Citizen accountability for inclusive and equitable development to measure how services are being experienced by users and providers. It can be used to generate data and suggestions to improve feedback and accountability loops between service providers and users, as well as comparing functioning and performance satisfaction. It will help to bring together the demand side, i.e. community, and urban residents and the supply side, i.e. service providers/ municipalities/ urban local bodies to jointly analyze the performance of service delivery and urban mandates. Benchmarking helps local governments and citizens identify norms, realistic targets, and performance gaps, this also means that measuring and monitoring results has to be made more systematic, effective, and transparent (e.g., uniform disclosure laws and a robust urban indicator system). This is critical for the whole infrastructure development process, particularly better development planning and continued operations and maintenance.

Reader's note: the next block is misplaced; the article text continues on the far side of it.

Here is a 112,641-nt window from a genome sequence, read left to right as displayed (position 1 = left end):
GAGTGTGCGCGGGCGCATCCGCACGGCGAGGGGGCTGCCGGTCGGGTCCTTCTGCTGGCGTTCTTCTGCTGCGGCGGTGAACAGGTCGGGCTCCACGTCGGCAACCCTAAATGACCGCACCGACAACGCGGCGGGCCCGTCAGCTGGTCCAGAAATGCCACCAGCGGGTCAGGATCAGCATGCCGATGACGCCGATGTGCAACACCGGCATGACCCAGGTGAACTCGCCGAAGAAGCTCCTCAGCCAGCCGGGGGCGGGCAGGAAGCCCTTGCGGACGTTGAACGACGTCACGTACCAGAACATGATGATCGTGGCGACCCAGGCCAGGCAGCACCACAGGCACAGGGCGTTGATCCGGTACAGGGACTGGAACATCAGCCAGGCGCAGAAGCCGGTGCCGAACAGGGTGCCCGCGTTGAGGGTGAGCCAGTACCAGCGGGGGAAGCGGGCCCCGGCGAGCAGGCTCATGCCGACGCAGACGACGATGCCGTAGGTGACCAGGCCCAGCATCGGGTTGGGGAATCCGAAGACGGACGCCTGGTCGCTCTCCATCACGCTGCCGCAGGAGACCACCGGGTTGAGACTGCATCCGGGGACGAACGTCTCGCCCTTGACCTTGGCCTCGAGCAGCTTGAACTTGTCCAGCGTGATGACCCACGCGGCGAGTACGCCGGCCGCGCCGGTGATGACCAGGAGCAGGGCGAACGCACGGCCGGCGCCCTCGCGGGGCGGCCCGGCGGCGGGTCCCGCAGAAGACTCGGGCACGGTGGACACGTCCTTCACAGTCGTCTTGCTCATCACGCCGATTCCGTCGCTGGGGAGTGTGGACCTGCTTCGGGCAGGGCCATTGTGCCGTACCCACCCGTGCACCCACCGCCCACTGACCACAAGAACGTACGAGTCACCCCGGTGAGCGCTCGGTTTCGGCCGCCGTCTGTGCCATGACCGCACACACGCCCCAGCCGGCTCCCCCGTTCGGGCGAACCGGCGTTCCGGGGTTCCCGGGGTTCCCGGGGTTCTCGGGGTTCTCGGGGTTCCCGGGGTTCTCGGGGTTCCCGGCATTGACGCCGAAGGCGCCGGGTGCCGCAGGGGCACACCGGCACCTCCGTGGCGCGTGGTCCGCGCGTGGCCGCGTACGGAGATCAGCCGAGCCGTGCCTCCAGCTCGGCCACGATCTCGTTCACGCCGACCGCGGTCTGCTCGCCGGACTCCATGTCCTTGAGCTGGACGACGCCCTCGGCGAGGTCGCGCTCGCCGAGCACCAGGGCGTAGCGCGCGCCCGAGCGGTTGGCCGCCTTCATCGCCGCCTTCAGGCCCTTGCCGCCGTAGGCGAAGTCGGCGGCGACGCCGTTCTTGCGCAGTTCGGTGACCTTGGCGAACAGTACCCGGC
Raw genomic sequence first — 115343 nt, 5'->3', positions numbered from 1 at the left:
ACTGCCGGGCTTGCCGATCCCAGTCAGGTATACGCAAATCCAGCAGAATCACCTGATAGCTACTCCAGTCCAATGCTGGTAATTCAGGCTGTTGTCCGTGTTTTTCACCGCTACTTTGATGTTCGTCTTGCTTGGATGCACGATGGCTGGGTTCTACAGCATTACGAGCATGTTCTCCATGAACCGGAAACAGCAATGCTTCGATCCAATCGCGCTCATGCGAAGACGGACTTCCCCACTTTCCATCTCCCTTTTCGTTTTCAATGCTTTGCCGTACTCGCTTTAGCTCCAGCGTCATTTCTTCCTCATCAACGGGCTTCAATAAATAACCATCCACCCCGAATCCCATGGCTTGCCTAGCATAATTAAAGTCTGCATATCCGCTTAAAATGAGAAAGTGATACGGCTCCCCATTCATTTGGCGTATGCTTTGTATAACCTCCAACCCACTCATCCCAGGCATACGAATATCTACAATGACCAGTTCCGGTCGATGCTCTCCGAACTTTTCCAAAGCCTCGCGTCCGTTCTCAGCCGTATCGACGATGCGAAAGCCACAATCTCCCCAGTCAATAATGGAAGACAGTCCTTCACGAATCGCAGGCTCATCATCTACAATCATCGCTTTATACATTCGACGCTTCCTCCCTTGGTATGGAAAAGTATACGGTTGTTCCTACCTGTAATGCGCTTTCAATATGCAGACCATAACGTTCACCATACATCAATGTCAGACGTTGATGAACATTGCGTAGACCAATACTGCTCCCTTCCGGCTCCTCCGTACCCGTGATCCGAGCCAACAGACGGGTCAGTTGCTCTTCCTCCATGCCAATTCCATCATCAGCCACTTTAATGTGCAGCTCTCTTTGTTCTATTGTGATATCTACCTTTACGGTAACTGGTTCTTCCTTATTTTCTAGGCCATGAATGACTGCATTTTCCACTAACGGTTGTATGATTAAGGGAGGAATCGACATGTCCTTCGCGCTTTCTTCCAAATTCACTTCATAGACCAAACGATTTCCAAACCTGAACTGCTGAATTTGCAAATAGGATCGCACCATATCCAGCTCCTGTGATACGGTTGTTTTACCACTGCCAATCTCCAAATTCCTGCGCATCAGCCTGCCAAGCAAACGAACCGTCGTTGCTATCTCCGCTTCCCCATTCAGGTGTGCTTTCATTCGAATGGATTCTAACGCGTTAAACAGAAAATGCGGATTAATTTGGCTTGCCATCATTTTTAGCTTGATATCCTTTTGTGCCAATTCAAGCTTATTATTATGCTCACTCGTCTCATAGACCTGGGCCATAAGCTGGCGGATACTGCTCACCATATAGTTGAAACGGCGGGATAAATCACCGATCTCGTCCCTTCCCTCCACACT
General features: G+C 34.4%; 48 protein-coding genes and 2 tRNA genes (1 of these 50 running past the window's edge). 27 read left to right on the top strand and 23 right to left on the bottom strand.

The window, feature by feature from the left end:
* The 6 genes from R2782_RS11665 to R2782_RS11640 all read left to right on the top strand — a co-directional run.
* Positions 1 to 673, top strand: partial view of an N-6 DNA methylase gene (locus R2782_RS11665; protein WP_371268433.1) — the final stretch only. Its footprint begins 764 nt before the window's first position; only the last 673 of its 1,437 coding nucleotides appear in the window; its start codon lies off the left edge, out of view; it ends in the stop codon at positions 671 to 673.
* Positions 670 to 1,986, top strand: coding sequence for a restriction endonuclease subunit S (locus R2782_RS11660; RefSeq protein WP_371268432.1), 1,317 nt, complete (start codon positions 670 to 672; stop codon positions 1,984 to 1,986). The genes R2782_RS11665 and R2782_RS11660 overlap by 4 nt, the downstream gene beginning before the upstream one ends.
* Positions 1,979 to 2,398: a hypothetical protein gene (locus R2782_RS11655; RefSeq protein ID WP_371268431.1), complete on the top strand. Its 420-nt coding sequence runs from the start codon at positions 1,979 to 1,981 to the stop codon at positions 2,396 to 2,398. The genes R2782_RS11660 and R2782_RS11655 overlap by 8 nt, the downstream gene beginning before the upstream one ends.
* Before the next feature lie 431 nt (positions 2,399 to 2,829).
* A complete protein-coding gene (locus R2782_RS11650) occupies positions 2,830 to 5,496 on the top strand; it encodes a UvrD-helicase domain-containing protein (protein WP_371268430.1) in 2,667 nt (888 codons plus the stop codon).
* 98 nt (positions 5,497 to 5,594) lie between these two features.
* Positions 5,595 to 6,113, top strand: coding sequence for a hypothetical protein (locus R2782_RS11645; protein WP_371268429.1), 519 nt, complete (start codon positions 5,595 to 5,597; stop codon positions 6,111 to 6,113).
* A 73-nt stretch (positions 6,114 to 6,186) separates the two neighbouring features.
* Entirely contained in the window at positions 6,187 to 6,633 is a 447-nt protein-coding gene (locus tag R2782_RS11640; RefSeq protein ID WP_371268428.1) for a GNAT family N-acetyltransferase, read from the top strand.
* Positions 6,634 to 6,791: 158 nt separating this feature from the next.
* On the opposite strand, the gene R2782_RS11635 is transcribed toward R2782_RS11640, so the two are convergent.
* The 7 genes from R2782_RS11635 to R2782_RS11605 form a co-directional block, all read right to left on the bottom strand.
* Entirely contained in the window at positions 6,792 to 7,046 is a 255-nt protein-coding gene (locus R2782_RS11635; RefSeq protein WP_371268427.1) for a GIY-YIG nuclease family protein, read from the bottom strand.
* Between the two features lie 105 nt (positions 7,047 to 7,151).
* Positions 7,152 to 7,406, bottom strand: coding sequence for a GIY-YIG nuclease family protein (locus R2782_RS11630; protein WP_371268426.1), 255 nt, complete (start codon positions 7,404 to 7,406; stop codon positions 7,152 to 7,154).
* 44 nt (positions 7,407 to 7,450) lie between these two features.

Cities’ preparedness, response, and recovery from future pandemics and crises rest on robust governance systems. The conventional approaches to social and physical infrastructure development, basic service delivery, and housing have to be re-positioned for achieving a paradigm shift. A fundamental shift and redefining the city mandates, roles, and responsibilities of actors at Central, State, and Local levels is mandatory for new age transformations. Furthermore, existing bottlenecks and barriers that have withheld implementation of critical reforms must be removed. To this end, decentralization and fiscal federalism that brings local governments and users in proximity to urban services and development must be enabled. The trust between communities and local leadership must be strengthened through transparency and accountability seated in advocacy, data, and evidence to monitor the progress towards vision for the city. Local leadership must be encouraged to innovate and leapfrog from business-as-usual tools and technologies. This really means that role of center and state governments should be to support by creating conditions, enabling environment and necessary tools to encourage and incentivize cities to make local governments directly accountable to citizens, whereas, the role of cities should be focused on providing better services while balancing fiscal and functional imperatives.